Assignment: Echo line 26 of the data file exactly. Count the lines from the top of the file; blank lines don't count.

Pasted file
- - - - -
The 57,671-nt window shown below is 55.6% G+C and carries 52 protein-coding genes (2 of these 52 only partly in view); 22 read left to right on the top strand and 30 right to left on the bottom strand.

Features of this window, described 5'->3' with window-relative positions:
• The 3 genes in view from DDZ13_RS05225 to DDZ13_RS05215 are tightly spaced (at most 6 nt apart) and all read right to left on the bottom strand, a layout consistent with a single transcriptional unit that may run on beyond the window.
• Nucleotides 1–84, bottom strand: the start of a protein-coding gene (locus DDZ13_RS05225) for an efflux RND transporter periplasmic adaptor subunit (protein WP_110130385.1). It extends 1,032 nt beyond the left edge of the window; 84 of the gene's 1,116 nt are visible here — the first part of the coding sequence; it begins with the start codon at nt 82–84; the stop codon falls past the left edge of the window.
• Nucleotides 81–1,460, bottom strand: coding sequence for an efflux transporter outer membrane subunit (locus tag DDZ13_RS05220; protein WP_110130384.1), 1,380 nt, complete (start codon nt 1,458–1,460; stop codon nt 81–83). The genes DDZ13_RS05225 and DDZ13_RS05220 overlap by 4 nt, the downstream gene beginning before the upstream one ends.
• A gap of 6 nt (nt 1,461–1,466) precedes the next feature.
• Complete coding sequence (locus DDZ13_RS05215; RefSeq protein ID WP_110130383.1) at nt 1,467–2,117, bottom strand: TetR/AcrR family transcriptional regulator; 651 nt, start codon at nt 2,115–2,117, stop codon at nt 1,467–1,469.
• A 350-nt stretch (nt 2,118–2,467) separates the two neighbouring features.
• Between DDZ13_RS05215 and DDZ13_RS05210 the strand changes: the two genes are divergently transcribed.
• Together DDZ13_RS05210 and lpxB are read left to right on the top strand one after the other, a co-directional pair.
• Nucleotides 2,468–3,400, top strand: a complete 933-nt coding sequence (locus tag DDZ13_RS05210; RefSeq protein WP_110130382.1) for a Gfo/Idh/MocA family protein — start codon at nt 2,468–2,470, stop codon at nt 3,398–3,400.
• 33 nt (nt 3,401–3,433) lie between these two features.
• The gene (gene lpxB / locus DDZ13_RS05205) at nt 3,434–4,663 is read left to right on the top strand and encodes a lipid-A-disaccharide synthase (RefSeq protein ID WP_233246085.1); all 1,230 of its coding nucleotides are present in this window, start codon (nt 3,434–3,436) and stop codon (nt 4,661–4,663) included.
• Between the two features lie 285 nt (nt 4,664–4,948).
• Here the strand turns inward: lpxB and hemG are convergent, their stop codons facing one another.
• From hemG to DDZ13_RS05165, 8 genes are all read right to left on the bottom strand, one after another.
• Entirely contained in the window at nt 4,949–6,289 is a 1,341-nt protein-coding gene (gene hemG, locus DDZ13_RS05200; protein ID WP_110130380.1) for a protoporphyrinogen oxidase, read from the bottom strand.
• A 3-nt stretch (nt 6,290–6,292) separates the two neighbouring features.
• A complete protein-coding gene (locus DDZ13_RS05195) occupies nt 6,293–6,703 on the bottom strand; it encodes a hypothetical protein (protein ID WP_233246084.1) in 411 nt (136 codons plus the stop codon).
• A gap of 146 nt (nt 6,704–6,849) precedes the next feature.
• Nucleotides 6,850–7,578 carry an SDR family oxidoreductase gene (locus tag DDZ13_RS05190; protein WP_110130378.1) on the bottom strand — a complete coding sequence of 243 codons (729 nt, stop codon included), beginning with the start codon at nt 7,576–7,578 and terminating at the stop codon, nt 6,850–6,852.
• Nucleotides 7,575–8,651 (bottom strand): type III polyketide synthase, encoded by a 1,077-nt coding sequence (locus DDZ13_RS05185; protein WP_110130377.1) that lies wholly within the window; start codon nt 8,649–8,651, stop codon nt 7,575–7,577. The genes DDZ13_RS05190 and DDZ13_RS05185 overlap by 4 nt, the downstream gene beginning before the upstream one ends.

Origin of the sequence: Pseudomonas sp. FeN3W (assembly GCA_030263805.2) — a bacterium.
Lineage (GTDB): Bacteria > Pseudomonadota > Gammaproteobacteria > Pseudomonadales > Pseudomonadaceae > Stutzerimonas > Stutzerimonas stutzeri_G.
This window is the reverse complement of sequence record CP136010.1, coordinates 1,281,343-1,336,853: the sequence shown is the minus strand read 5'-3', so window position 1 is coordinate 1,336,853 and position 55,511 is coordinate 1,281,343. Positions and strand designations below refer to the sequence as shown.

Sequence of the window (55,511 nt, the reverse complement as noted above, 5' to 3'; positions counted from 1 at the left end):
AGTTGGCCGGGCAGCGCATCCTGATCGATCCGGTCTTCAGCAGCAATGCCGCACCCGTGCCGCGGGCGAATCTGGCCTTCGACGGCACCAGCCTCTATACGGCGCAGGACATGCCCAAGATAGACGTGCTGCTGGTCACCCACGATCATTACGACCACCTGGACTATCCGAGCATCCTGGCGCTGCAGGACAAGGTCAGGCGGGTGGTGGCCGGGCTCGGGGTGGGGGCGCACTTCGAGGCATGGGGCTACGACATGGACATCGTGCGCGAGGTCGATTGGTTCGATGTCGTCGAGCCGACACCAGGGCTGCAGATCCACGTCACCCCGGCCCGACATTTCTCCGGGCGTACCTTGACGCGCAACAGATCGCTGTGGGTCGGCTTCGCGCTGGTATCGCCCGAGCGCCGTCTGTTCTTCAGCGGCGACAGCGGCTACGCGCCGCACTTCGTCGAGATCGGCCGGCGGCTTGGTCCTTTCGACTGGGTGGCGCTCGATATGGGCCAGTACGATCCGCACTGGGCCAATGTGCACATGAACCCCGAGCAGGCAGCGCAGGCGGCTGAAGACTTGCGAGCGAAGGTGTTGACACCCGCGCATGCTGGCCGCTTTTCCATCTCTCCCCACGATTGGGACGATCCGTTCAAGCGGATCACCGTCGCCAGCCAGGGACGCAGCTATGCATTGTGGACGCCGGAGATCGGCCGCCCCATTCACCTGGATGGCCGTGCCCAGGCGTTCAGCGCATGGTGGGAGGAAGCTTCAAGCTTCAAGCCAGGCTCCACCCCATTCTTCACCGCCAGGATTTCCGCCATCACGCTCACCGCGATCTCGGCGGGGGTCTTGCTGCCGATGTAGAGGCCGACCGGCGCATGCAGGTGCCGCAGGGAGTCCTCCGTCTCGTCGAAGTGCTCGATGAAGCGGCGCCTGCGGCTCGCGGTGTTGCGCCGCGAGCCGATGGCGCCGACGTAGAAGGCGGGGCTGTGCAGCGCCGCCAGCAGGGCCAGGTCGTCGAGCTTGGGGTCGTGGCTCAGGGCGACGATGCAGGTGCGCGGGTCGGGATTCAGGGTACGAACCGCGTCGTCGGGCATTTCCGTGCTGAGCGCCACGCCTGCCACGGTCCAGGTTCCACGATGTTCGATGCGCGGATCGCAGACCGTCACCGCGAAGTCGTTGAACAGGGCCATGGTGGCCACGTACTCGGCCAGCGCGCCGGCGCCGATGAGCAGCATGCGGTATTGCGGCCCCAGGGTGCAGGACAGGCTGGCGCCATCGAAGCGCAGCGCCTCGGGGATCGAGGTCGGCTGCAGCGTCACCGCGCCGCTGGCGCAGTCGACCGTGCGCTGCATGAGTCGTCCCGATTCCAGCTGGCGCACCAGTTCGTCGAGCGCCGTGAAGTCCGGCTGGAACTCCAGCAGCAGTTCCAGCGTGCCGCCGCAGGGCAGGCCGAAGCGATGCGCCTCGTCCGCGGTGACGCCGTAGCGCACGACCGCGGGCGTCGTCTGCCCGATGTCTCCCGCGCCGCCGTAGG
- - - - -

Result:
Sequence of the window (55,511 nt, the reverse complement as noted above, 5' to 3'; positions counted from 1 at the left end):